Acts study for Friday August 10, 2012

Let's pick up with Act 9:32 and finish chapter 9. A+ students may want to get into chapter 10 a little bit.

The truly adventurous, and I mean it, this stuff ain't easy, might find this article interesting. I can't vouch for all of what he says though it is an interesting way to read miracle stories. The article is very short but may need several readings. The comments and discussion after the article also offer some clarity.

Skirting Satan, Walking on Water and Feeding Five Thousand: preaching the text#comments

Wednesday, August 8, 2012

Humor is the secret ingredient

Quick stop

Only a church nerd like me would say, "Hey! Let's stop at that National Shrine to Our Lady of Consolation!"The Good Wife had to stay and nurse #3, so I took #1 and #2 to check out the shrine. As it happened, a celebration of the Holy Eucharist was going on and we found a seat. Now, this is Ohio, north of Columbus, it was very hot and no AC, the kids were champs though. Once the Good Wife and #3 joined us, it was time for prayers and then the Communion. Out of respect for the Roman Traditions, I did not receive, and neither did the children (they were not happy about that at all). It was very touching for me to see the Good Wife receive communion, as a confirmed Roman Catholic. But I also felt the division in Christ's Body over this fundamental Christian practice. The big thing in the Episcopal Church right now is over what is called Open Communion, it means to give the Holy Eucharist to anyone regardless of their baptismal status. I could go on about this, but suffice it to say that the issue is wrapped up in scripture, theology, history, sociology, welcome, distinctiveness and other sundry big ideas; in other words it is a perfect Episcopal kind of issue. But sweating and worshiping with all those other Christians and knowing that I would not be sharing in the Holy Sacrament with them, brought to bear how far the Episcopal Church has come toward a true ecumenical respect in the Eucharist. We may never have true, visible Christian unity, but it wouldn't be all that hard to unify, a great majority of the world's Christians simply by allowing Christians baptized into the Father, Son, and Holy Spirit, to be able to share the meal that Jesus left us.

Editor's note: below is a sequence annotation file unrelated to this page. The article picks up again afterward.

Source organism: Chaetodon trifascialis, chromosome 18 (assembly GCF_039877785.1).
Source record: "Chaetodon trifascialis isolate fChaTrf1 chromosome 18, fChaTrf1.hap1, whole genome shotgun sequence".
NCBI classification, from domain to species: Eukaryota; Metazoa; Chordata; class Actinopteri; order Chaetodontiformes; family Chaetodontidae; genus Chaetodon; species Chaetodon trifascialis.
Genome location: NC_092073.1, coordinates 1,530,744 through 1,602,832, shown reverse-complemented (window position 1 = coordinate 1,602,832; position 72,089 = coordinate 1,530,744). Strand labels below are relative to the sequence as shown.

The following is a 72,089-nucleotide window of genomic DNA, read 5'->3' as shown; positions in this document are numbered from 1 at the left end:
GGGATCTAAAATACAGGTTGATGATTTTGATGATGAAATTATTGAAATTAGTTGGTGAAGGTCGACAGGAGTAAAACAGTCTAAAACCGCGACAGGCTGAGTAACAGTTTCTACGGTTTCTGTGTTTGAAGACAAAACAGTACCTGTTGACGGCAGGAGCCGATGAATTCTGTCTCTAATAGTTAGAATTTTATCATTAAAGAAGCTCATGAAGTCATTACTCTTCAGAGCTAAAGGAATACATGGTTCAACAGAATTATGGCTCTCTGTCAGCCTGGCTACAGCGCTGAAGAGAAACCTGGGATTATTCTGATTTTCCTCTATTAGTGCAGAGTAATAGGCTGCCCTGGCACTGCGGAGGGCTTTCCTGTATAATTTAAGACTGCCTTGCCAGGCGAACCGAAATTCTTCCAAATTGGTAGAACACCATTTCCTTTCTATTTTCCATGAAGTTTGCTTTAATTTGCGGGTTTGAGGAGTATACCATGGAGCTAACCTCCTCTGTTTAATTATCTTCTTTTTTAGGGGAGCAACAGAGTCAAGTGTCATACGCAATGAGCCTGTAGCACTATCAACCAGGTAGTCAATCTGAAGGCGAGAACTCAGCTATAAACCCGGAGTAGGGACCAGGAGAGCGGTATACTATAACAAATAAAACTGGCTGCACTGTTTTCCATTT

Tuesday, August 7, 2012

Thursday, July 19, 2012

Acts Study for Friday July 20

We will focus on chapter 8. What are we to learn from the episode of Simon the Magician in 8:9-24. Hear the weird history of Simon from Father Josh! Then let's look at Philip and his encounter with the eunuch. How is active in this scene, who is passive? Does looking at the activity and passivity of the characters give you a different reading?

Thursday, July 12, 2012

Acts study for July 13, 2012

Let's spend all our time on Stephen and his speech. We'll spend lots of time cross-referencing Stephen's use of scripture as well look at how he deploys the OT for the interpretation of the life and work of Christ.

Friday, July 6, 2012

Acts study for July 6,2012

1.) chapters 5, 6, and 7
2.) of human and Godly origin
3.) of waiting on tables and priests
4.) Stephen

Thursday, June 28, 2012

Acts Study for June 29, 2012

1.) Read through chapter 5 of Acts. 2.) Let Father Josh give you his five minute lecture on the four main sects of Judaism in the first century. 3.)What's with, "The Name." in Acts 4:18?

Thursday, June 14, 2012

Oops flaked...

Friends, I forgot to put any questions up re: Acts. Go ahead and discuss the first two chapters and we'll review next week.
Until then please enjoy this picture from my vacation

Thursday, June 7, 2012

Luke-Acts Study for 6/8/12

1.) Finish the Gospel According to Luke. 2.) Let's focus on the Resurrection appearances, we will especially look at them in parallel, so cue those parallel passages in the other Gospels. 3.) Don't think we'll have time for a #3 so you just wasted your time reading this.

Wednesday, May 30, 2012

Luke study for 6/1/12

1.) Read through Luke 22 2.) Chapter 21, huh? How are we supposed to live in light of what Jesus is describing here? 3.) What does 22:38 mean? 4.) Chapter 22 is jam packed, let's unpack it a bit.

Thursday, May 24, 2012

Luke study for Friday May 25,2012

1.) read through Luke 20.
2.) let's spend alot of our time breaking down chapter 19

Wednesday, May 16, 2012

Luke discussion for 5/18/12

1.) Father Josh will unfortunately be away again this week, Father Michael will come in to guide the discussion. 2.) Read through Luke 18. 3.) Ask Father Michael about apocalyptic language. 4.) Unpack the parable on prayer with Father Michael. 5.) What does Luke 18:18-30 mean?